Someone at Wizards has decided that we should replace RGD, which is arguably one of the best draft formats of all time, with Coldsnap for the upcoming Grand Prixes and one draft at Nationals. A dubious decision for sure, but nevertheless this means that anyone planning on attending these events needs to learn Coldsnap booster draft, and fast.
I played Coldsnap both days at the prerelease, playing the main event and a flight on Saturday and the Two Headed Giant on Sunday (with Adam Yurchik). Honestly, I don’t think the format is that much fun, and definitely nowhere near as skill-testing as Ravnica. It also sucks that there aren’t any cards worth any money, so that you can’t break even on drafts if you don’t win the packs somewhere else. Regardless, I’m going to spend the next two weeks (or more if there is interest) going over some things about the format that should help everyone attending the tournaments where it is being used, or merely those planning to play Coldsnap on Magic Online eventually.
The first question on everyone’s mind regarding Coldsnap draft is how highly they should be picking the snow lands. This is a great place to start talking about the format as a whole, as some people were comparing snow lands to bounce lands, which is just ludicrous. Yes, having snow mana helps with a lot of cards, but it is nothing like “drawing” another card for free like you do with bounces while also fixing your mana. A better comparison is actually to the Artifact Lands of Mirrodin Block.
To answer the question of how high these new lands should be picked, you want to take them as highly as possible so long as you are not passing something really strong. Cards like Skred, Zombie Musher, Ronom Hulk, etc fit into this category. It is also easy to end up short on playables in this format if you were too busy picking snow lands highly, so don’t take this idea too far. Once you realize that, you should be able to find a balance where you are taking them but not passing a premier pick for them, unless you are building around multiple Skreds or something else that needs a ton of snow mana. Remember too that you won’t be able to take every snow land anyway, since most of them won’t be in your colors.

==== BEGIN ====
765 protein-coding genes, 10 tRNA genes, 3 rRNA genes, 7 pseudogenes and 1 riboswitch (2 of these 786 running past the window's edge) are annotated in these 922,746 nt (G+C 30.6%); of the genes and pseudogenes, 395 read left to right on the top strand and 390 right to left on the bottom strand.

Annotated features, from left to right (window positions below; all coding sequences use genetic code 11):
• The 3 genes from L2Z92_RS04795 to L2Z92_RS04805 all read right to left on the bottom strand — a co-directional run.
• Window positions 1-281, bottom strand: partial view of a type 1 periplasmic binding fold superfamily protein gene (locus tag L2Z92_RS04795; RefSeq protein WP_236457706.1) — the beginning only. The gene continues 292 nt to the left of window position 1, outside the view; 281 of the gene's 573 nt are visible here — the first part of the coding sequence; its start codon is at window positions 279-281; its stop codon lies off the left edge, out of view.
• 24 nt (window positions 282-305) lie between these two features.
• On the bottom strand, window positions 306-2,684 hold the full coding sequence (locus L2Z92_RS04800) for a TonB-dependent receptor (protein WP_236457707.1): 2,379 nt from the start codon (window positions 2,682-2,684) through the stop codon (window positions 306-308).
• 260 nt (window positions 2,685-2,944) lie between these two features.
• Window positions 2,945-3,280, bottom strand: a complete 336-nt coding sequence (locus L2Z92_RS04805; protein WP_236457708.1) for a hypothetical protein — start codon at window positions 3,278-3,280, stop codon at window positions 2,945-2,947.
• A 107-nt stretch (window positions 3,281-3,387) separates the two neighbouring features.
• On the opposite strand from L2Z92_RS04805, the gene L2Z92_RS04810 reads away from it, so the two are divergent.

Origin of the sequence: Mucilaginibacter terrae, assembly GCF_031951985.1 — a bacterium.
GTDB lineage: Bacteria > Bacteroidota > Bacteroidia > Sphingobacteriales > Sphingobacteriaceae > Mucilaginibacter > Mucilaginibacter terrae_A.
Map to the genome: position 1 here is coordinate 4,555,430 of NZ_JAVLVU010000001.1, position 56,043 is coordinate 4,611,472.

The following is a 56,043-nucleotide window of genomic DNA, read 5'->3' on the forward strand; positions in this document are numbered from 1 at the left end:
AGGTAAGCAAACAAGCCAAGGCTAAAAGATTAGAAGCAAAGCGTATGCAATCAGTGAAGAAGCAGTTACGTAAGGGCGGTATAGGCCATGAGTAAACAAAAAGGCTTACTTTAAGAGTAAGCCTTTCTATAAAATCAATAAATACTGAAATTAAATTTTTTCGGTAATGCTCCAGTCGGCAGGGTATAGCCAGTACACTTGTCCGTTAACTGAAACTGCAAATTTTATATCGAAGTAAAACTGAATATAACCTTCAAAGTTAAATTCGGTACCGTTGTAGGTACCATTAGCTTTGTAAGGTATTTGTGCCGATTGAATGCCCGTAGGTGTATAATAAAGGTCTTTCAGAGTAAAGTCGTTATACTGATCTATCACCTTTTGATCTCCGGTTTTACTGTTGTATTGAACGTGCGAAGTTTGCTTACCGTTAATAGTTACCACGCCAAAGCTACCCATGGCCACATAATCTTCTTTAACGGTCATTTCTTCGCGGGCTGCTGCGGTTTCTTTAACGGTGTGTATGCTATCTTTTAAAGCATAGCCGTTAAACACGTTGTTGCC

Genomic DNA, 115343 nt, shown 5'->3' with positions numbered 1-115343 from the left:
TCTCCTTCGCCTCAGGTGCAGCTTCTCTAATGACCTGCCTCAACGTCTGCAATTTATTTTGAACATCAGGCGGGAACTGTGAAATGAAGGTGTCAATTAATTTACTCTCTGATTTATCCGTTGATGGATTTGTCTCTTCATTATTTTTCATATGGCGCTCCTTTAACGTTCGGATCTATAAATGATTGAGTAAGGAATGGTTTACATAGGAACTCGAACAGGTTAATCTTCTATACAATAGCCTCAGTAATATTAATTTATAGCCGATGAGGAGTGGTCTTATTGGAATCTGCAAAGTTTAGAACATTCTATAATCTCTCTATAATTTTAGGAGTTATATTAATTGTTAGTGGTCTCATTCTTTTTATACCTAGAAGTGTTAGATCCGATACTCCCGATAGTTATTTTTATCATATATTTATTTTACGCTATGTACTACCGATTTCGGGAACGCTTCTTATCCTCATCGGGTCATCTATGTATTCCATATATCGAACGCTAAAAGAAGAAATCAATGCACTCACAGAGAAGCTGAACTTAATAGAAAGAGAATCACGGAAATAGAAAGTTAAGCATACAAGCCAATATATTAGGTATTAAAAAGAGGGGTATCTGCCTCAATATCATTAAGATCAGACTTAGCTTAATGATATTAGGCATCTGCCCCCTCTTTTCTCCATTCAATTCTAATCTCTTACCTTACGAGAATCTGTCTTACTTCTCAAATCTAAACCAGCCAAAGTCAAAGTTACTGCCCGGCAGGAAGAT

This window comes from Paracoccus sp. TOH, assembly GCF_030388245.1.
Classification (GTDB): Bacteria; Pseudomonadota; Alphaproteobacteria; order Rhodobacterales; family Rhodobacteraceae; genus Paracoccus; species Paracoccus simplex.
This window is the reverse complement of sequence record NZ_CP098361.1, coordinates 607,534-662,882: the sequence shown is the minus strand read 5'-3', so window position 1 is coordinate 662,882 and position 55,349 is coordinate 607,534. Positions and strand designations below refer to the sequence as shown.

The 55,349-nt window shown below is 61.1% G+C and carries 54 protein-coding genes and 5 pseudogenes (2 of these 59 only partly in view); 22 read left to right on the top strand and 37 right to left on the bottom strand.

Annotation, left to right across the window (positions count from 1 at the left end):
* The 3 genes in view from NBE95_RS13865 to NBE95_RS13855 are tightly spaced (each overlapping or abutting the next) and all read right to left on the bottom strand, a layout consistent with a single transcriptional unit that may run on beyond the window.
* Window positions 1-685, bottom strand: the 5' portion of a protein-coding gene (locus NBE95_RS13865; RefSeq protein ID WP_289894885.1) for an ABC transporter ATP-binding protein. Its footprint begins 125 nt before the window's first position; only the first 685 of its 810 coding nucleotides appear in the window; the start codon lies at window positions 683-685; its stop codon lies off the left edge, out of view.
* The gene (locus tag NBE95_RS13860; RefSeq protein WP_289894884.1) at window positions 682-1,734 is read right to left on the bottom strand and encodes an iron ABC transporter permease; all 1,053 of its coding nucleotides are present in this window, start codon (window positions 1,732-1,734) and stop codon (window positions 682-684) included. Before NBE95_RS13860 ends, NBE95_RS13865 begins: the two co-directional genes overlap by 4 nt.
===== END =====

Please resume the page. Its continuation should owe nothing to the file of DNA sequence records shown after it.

Sure, this is an uncommon. But if you want snow mana, this card is the best possible way to get it. It’s acceleration, color fixing, and snow mana. What more could you actually want from this format’s version of a Signet? I picked this first pick first pack in a draft the other night, and was very happy in doing so since it will always make your deck. It helps tremendously with all of the possible snow abilities on your creatures.
Essentially, the message here is to pick snow lands highly, but not over the truly good cards.
Since some other people are doing set reviews by color, I thought I’d just highlight some cards that I really like in the format, and answer questions that people may have. If there’s interest, I could see doing an article on archetypes for sometime next week.
Skred versus Surging Flame?